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Logistics

The future of Australian cities/regions in a post-pandemic world

future of Australian cities

This study will look at attraction and retention of businesses and households to regional cities and assess the long-term impacts of COVID-19 on spatial patterns of employment and residential settlement across regional and capital cities.

It will do so by:

  1. Examining the primary determinants of firm and residential location patterns across Australia;
  2. Identifying key drivers of or barriers to attracting and retaining businesses and households to regional cities;
  3. Analysing possible long-term impacts of COVID-19 on firm and residential location decisions across metropolitan and regional cities; and
  4. Predicting the resulting spatial patterns of employment activity and residential settlement within and across these cities under different future scenarios.

Participants

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Project background

The Australian settlement pattern continually evolves in response to economic, social, and technological change: the context within which people choose where to live and work.

In the long-term, this evolution has been characterised by the concentration of population in the capital cities, the growth of regional cities and coastal areas, and the decline of many smaller inland towns (BITRE 2014).

The COVID-19 pandemic’s impact across the economic, social, and technological spheres has the potential to create long-term change in location decisions: in the short-term, it has disrupted established patterns of firm and household location, through its far-reaching impacts across all aspects of daily life.

We have already seen the impact on where people locate. For the first time since 1981, regional population growth has outstripped the capital cities, and net internal migration to regions from the capitals was greater in the year to June 2021 than the previous two years combined (ABS 2022).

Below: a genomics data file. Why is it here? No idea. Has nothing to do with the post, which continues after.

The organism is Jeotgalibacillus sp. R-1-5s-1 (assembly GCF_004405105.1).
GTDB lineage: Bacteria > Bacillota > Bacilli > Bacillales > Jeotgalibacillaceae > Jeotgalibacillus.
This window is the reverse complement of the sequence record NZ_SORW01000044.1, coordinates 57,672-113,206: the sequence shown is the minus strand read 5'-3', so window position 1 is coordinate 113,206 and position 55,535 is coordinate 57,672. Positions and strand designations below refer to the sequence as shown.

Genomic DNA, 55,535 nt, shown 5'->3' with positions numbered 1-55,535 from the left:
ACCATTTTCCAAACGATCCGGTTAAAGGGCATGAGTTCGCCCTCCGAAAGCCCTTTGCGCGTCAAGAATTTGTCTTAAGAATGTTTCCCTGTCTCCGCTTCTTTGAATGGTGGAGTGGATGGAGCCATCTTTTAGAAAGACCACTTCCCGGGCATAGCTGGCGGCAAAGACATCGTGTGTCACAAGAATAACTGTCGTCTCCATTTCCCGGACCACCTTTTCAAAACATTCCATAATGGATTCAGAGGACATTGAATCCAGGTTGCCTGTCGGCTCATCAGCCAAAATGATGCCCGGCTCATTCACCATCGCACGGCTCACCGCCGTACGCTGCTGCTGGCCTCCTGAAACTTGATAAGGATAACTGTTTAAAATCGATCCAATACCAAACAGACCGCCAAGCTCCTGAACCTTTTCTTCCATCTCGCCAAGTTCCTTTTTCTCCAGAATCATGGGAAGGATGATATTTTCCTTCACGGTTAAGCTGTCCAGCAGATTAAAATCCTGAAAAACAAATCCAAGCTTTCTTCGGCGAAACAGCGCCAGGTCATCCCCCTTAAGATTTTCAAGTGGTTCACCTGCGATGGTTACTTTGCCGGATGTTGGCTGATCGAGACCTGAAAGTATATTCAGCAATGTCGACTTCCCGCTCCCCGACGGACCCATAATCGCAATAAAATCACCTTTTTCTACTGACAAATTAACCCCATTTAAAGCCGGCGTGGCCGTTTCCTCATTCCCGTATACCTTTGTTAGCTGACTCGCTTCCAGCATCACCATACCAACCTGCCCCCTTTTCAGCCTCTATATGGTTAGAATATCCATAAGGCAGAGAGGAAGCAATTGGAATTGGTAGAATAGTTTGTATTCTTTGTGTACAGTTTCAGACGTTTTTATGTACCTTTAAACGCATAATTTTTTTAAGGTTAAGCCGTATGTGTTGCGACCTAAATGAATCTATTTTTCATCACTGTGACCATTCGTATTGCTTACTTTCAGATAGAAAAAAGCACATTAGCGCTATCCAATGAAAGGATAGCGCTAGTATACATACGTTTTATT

Many businesses have allowed employees to work from home, whenever possible, although practice has varied between locations and between economic sectors. Schools and universities have partially or fully shifted to online teaching, and homes have become the educational environment for children as well as places of work.

Household shopping behaviour and consumption patterns have shifted rapidly, with greater dependence on online shopping and e-commerce than before the pandemic. Combined with other sociotechnical changes, these short-term disruptions due to COVID-19 could be indicators of more long-term shifts in preferences, with profound implications for extant land use patterns.

For example, business surveys in the US find that more than half have permanently closed some or all of their office spaces since March 2020, when the pandemic first broke out (e.g. Zackzkiewicz, 2021), and it remains unclear if analogous trends are likely to be observed across Australian cities.

However, evidence seems to be ambiguous on the magnitude and persistence of these effects of the pandemic on where people live and work. For example, in their analysis, the Commonwealth Centre for Population finds that:

[our] central projection scenario sees a net shift in migration away from capital cities in favour of regional areas in 2020-21, before gradually returning towards the long-run average… Underscoring the uncertainty surrounding this topic, surveyed experts were split on the impact of COVID-19. Approximately half expect it to have no impact on migration patterns between cities and regions, with the other half expecting a slight shift in favour of migration from capital cities to regional areas.

CP (Centre for Population) (2021) Migration between cities and regions:

A quick guide to COVID-19 impacts, Canberra.

In summary, we are facing an unpredictable future that requires a resilient approach to urban and regional planning that insulates our cities and towns from similar future shocks. As the world has become increasingly urbanised and globally interconnected, it is prudent to assume that the ongoing pandemic will not be the last. Neither can it be assumed that the current COVID-19 pandemic will end soon or in a predictable way.

This project seeks to understand how firms and households choose where to locate, the long-term implications of the pandemic on the distribution of employment and population, and what this means for the growth of our regional and capital cities.

Project objectives

Specifically, this project will examine the following four research questions:

  1. What are the primary determinants of firm and residential location patterns across Australia?
  2. What are the drivers of or barriers to attracting and retaining businesses and households to regional cities, and how do they differ based on characteristics of businesses, households, and regions?
  3. What are the possible long-term impacts of COVID-19 on firm and residential location decisions across metropolitan and regional cities?
  4. How are these impacts likely to influence resulting spatial patterns of employment activity and residential settlement within and across these cities?

REFERENCES

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